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Doing business

Current business situation

Economic growth in Sweden is gaining speed ahead of many European peers, helped by buoyant household consumption and supportive macroeconomic policies. Inflation is low, reflecting global commodity price trends and a still strong krona. Domestically, lower imported energy prices and moderate nominal wage growth along with strong productivity gains have reduced cost pressures. (Source: IMF Country Report No. 14/261, Sweden, August 2014)

Business culture

Generally speaking business culture in Sweden is similar to that in Australia. There are differences and the following will assist in developing good relationships, which include:

  • It is advisable to seek appointments well in advance of your visit.
  • Punctuality is required both for business and social appointments.
  • General greetings are by handshake, stating clearly both your first name and surname.
  • It is customary to offer your business card at the commencement of a meeting.
  • Decision-making is frequently by consensus, on the spot decisions are rare.
  • The annual vacation period occurs from late June to beginning of August, appointments will be difficult to arrange and applies to the Christmas and New Year period.

Setting up in Market

Sweden’s trade and investment body has establishment guides for those considering setting up a business.

Banking and finance

In December 2013, Sweden had a total of 118 banks and the financial sector is one of the most important growth industries. The four largest banks, account for 75 per cent of the total market:

  • Swedbank
  • Handelsbanken
  • Nordea
  • SEB.

(Source: Swedish Bankers’ Associaton)

Links and resources

Government, business and trade

Business Sweden
The official site of Sweden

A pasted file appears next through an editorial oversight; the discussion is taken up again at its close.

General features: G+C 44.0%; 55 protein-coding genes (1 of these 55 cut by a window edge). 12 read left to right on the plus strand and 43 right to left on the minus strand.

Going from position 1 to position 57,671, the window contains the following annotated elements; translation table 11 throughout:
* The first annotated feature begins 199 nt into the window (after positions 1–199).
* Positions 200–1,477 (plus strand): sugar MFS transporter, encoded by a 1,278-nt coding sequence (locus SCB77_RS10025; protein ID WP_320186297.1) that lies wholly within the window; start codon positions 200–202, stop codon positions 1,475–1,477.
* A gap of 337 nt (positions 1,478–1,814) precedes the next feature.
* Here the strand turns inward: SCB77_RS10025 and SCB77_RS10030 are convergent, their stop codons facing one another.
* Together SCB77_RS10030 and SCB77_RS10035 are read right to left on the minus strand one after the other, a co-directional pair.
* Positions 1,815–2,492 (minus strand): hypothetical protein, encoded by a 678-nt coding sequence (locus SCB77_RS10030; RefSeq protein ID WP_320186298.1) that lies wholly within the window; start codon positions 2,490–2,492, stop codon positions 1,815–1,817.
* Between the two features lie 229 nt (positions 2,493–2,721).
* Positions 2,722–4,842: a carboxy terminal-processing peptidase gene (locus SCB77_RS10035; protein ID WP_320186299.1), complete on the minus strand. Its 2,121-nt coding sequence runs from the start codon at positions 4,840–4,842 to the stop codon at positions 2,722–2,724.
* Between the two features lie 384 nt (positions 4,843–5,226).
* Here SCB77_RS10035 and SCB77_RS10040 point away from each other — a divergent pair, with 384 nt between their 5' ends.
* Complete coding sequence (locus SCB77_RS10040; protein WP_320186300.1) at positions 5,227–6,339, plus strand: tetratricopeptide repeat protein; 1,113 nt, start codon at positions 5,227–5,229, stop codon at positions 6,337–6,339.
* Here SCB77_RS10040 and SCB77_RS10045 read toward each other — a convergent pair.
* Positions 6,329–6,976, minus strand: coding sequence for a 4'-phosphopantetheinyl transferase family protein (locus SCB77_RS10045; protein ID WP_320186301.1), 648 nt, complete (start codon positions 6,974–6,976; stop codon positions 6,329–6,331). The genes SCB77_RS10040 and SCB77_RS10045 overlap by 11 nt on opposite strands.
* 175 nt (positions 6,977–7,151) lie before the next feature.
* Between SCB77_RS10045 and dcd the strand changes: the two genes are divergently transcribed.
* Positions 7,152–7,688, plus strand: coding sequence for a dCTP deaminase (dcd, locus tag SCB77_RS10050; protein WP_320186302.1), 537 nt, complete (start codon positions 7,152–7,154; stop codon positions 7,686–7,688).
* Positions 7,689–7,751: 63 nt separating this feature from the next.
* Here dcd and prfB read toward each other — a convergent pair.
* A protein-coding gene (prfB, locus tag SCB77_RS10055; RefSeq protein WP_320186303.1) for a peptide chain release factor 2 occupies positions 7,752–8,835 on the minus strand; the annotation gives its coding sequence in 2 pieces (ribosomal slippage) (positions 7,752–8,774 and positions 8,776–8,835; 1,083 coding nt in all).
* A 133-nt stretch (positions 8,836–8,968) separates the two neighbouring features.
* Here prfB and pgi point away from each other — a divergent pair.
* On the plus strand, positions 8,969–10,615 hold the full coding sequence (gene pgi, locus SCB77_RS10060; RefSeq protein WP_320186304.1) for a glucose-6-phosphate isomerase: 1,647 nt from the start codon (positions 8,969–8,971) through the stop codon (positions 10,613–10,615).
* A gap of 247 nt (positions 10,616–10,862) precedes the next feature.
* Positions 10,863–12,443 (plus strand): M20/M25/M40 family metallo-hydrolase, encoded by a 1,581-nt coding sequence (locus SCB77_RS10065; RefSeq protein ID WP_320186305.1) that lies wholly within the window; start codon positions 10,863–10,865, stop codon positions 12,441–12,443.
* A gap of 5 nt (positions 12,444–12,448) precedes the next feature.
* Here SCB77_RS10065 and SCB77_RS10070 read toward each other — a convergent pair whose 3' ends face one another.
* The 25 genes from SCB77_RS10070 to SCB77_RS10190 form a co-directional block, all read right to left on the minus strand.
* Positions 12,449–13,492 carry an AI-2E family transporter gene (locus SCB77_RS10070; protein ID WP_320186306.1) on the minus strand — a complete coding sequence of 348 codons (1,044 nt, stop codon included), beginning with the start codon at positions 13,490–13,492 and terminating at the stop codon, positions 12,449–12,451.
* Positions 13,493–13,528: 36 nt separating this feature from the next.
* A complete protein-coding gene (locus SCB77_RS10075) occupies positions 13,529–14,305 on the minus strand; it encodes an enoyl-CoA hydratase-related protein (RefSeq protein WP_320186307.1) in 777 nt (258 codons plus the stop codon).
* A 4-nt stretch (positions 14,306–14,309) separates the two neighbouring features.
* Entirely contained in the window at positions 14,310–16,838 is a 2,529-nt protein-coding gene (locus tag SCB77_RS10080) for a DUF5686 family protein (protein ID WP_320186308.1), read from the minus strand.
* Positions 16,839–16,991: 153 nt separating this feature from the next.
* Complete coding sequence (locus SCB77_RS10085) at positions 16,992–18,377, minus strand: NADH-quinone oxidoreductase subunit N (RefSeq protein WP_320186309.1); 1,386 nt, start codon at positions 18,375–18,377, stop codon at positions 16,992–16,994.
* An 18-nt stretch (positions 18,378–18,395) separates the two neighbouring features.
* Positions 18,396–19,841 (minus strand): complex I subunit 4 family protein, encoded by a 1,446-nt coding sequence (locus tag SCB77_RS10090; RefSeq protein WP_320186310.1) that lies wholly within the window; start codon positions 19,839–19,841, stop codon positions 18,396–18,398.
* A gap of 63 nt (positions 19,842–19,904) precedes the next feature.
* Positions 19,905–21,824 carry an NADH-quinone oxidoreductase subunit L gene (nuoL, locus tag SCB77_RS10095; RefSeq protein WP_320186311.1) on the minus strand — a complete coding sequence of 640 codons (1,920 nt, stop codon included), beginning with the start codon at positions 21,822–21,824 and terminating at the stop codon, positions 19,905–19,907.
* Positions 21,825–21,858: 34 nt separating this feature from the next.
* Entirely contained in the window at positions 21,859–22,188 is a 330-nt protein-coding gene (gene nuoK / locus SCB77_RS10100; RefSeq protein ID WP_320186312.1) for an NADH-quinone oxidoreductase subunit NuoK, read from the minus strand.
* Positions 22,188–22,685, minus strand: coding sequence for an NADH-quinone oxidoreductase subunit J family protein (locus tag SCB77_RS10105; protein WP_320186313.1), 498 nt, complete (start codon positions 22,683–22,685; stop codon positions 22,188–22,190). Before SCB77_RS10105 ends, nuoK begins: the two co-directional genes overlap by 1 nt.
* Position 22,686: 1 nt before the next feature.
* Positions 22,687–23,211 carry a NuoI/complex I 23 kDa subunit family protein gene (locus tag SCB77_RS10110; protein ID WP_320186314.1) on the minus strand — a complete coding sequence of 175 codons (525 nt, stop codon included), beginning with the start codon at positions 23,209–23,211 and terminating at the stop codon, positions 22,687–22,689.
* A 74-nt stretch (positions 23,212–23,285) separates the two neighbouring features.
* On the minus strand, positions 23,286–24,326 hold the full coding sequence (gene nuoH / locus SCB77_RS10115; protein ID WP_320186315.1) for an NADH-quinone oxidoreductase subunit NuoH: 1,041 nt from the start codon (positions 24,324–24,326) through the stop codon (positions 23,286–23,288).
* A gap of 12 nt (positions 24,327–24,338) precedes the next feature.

The National Board of Trade
Swedish Customs
Swedish Parliament

News and media

Dagens Nyheter (Swedish only)
Svenska Dagbladet (Swedish only)
Dagens Industri (Swedish only)
Scandinavia Now
The Local

Please note: this list of websites and resources is not definitive. Inclusion in this list does not imply endorsement by Austrade. The information provided is a guide only.

icon Business Risk

OECD Guidelines for Multinational Enterprises

Multinational Enterprises should be aware of the OECD Guidelines for Multinational Enterprises that provide voluntary principles and standards for responsible business behaviour in a variety of areas, consistent with applicable domestic laws. These Guidelines are endorsed and promoted by the Australian Government. For more information, go to the AusNCP website.

  • International Readiness Indicator

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    Austrade's International Readiness Indicator is an online tool to help Australian businesses determine whether they are ready for exporting.

    International Readiness Indicator

  • How Austrade can help

    Austrade provides information and advice to assist Australian companies reduce the time, cost and risk associated with exporting.

    Assistance from Austrade

  • Contact Austrade

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